It’s also made a big difference in emergency response.

“Before Townsend was on MACNet, the only way for 911 to contact the Townsend Fire Department was by radio,” said Verekar. “Now they’re on the same system as the rest of the county and the 911 center can see exactly where the fire is or where the call came from.”

Now that the fiber infrastructure is set and MACNet is proving it’s worth more than the about $4 million it cost to install it, city and county leaders are looking to what’s next for the network.

One thing McClain already sees happening is the expansion outside Blount County lines.

“Now we’re talking about connecting our system to others, to our south, to our north, and becoming part of a bigger network where we can lease fiber space to others that just need to go from, say Chattanooga to Bristol, and then we become a part of that pathway for people to travel and connect buildings all over the place,” said McClain. He said that’s already happening on a smaller scale with a connection to Sevier County Electric in Townsend.

What people in Blount County may notice first is the possible commercialization of the fiber optic network and leasing it to provide internet services.

“Fiber is the pipes. Broadband is the water. Those two don’t have to be provided by the same person,” said Verekar.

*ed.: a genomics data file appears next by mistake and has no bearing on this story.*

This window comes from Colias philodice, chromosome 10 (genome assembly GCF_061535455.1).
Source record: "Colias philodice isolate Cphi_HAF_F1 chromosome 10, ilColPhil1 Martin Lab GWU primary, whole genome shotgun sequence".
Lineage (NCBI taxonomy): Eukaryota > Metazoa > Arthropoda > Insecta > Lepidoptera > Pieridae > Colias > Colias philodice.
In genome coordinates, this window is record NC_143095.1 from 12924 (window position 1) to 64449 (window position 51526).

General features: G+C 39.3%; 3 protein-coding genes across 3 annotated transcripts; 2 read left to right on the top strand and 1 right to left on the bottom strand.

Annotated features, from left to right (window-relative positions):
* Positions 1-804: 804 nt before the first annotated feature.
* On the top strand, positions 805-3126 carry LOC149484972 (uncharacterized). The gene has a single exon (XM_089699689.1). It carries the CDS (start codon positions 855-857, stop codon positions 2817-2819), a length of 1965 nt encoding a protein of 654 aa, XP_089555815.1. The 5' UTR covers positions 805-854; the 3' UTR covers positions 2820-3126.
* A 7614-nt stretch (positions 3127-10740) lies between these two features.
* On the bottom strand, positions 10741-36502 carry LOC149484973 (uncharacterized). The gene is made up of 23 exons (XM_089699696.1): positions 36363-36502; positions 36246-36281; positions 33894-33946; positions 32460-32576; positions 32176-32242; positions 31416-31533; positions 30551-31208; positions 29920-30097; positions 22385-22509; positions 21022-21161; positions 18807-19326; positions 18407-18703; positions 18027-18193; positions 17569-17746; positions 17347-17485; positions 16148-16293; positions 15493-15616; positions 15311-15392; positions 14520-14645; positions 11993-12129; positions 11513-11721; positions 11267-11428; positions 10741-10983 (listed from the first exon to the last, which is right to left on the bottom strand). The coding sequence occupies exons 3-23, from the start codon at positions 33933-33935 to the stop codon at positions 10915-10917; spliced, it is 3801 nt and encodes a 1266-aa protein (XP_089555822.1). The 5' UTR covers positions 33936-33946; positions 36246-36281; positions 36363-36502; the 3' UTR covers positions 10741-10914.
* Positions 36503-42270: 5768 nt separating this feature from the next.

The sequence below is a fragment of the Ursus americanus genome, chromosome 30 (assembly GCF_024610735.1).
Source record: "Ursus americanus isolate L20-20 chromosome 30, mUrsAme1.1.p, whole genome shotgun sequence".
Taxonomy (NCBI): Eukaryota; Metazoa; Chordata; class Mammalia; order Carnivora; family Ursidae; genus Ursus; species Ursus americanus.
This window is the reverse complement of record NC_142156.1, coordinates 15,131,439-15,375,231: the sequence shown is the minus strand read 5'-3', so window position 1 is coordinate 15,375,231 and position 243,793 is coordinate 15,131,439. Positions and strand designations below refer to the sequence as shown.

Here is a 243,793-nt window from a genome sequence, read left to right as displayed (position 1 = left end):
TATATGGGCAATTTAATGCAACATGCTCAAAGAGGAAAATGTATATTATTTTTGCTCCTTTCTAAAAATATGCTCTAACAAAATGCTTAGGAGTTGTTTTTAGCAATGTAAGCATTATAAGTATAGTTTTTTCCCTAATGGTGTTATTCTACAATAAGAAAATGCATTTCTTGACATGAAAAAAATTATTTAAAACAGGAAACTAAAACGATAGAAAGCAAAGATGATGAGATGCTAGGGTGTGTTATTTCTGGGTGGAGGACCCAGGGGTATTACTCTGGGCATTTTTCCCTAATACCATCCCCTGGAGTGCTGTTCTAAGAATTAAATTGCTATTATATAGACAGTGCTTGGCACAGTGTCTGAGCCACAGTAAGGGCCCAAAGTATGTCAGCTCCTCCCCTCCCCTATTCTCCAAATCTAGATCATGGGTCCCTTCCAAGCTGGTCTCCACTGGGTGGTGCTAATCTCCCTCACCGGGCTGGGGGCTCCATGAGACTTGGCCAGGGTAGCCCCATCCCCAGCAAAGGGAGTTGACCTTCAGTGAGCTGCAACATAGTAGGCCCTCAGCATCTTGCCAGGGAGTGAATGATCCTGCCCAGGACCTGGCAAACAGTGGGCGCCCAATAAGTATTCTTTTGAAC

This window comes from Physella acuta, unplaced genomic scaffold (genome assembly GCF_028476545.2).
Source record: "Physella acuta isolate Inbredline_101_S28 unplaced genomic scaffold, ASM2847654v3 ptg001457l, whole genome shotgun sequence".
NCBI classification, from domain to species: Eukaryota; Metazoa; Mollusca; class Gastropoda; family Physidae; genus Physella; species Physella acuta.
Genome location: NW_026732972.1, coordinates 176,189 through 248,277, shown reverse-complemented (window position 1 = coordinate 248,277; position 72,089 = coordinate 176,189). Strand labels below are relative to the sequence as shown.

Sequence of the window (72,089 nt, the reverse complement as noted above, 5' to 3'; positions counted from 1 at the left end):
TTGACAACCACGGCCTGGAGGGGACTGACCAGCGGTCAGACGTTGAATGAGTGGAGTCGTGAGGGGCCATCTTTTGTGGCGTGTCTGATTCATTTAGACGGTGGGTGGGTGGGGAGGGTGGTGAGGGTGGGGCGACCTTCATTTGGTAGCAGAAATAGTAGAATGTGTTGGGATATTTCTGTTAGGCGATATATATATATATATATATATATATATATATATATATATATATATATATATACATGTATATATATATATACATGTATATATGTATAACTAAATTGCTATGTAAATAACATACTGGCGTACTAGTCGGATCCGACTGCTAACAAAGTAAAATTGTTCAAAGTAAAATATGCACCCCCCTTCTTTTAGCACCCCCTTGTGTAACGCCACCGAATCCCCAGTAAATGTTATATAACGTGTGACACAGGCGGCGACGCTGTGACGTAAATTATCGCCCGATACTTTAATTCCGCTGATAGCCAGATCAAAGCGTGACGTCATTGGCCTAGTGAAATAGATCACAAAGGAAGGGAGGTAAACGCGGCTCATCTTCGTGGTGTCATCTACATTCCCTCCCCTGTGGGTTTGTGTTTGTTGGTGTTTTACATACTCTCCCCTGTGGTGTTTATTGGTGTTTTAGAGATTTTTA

McClain said it won’t be the government giving internet to people in Blount County. It’ll be private companies working as the middlemen to lease MACNet’s fiber and use it to distribute internet, paying the cities and county for use.

The City of Maryville has already started this. The city’s website states they’ve “used existing infrastructure to run fiber through a utility pipeline around the downtown district. Communications companies will have the opportunity to lease the fiber in order to provide high-speed communications service to residents and businesses within the area.”

Two companies have already taken the city up on this offer, Allevia Technology and Spectrum Business Enterprise Solutions.

Allevia is a Maryville-based IT company providing managed services and high-speed fiber internet in Downtown Maryville.

Spectrum will lease the fiber from the City of Maryville in order to provide voice and data services with speeds up to 10 gigabits per second.

“If you have a great idea about how you can provide internet to citizens, households, and businesses, all you have to do is lease the fiber MACNet has instead of having to build your own fiber,” said Verekar.

As this slowly gains traction, Verekar notes it’s unlikely he’ll see another city-county fiber partnership like MACNet. He and McClain note that not every local municipality will work together the way Maryville, Alcoa, and Blount County do.

“It’s not to say that we all get along on everything,” said McClain. “We don’t. We arm wrestle like family does on a lot of things. But for the good of the community, we’re willing to set those things aside and partner wherever we can.”